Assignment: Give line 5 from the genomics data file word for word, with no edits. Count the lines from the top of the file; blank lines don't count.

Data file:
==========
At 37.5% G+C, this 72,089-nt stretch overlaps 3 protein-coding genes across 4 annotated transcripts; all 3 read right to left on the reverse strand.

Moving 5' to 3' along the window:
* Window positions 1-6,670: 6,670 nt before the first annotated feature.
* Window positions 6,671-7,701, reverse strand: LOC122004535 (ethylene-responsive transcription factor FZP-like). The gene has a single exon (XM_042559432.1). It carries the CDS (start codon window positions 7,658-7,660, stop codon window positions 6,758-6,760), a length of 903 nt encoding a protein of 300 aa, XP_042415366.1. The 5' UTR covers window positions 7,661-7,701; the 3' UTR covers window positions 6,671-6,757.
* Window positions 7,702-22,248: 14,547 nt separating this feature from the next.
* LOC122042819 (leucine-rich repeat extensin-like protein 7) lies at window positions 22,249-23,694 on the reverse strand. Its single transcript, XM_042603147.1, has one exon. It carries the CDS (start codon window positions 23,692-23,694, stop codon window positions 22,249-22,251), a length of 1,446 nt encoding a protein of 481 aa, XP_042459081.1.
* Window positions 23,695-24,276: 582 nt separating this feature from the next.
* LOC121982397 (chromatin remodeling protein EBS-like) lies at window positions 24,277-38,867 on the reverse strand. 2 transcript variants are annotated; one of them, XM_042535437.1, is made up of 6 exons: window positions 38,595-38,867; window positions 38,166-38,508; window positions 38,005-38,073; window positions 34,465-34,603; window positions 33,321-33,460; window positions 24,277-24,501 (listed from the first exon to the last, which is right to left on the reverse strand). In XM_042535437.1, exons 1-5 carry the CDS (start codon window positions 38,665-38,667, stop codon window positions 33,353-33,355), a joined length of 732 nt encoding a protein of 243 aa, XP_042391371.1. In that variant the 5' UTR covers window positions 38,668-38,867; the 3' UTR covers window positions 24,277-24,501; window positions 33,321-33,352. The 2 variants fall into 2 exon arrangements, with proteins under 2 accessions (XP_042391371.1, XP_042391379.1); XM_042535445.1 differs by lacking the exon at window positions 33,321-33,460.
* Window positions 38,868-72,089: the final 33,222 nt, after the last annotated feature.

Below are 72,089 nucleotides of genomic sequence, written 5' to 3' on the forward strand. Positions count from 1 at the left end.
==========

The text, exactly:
* Window positions 7,702-22,248: 14,547 nt separating this feature from the next.